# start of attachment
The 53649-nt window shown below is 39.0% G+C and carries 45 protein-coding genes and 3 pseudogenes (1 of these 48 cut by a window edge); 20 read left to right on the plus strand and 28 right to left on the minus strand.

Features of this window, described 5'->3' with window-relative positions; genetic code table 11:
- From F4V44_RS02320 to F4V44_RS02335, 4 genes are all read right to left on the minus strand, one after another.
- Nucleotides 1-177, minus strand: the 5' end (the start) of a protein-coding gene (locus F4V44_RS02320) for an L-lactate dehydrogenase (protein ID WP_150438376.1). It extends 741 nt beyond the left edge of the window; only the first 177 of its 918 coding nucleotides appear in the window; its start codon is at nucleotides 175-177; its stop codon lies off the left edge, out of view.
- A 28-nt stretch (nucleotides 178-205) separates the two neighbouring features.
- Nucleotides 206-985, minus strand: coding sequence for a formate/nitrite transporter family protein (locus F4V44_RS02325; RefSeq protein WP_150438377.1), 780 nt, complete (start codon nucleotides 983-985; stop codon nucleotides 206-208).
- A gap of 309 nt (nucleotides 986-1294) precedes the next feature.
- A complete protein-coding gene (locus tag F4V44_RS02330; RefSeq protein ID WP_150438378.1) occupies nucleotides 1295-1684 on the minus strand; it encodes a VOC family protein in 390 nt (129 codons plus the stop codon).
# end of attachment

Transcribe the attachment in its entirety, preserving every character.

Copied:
The 53649-nt window shown below is 39.0% G+C and carries 45 protein-coding genes and 3 pseudogenes (1 of these 48 cut by a window edge); 20 read left to right on the plus strand and 28 right to left on the minus strand.

Features of this window, described 5'->3' with window-relative positions; genetic code table 11:
- From F4V44_RS02320 to F4V44_RS02335, 4 genes are all read right to left on the minus strand, one after another.
- Nucleotides 1-177, minus strand: the 5' end (the start) of a protein-coding gene (locus F4V44_RS02320) for an L-lactate dehydrogenase (protein ID WP_150438376.1). It extends 741 nt beyond the left edge of the window; only the first 177 of its 918 coding nucleotides appear in the window; its start codon is at nucleotides 175-177; its stop codon lies off the left edge, out of view.
- A 28-nt stretch (nucleotides 178-205) separates the two neighbouring features.
- Nucleotides 206-985, minus strand: coding sequence for a formate/nitrite transporter family protein (locus F4V44_RS02325; RefSeq protein WP_150438377.1), 780 nt, complete (start codon nucleotides 983-985; stop codon nucleotides 206-208).
- A gap of 309 nt (nucleotides 986-1294) precedes the next feature.
- A complete protein-coding gene (locus tag F4V44_RS02330; RefSeq protein ID WP_150438378.1) occupies nucleotides 1295-1684 on the minus strand; it encodes a VOC family protein in 390 nt (129 codons plus the stop codon).